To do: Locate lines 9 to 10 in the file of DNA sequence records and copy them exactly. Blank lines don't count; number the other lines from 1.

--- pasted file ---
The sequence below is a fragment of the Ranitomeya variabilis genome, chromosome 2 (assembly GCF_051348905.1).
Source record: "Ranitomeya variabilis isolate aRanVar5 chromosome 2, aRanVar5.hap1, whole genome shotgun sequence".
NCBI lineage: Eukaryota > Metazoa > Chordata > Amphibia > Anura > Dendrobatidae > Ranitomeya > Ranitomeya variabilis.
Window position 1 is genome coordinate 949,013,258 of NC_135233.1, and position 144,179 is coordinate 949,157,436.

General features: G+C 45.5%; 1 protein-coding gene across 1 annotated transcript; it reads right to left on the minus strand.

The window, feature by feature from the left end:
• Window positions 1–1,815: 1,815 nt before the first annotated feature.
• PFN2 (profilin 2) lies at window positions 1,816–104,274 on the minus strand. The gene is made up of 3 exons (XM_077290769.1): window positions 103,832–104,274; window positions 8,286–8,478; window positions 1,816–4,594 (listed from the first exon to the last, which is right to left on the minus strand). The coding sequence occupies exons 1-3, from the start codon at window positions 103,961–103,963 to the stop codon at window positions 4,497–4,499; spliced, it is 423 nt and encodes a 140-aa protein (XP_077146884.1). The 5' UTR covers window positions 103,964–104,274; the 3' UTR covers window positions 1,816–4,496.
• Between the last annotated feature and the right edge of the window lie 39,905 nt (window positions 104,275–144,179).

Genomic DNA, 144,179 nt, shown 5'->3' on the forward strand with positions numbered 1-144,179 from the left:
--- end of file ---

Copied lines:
• Between the last annotated feature and the right edge of the window lie 39,905 nt (window positions 104,275–144,179).

Genomic DNA, 144,179 nt, shown 5'->3' on the forward strand with positions numbered 1-144,179 from the left: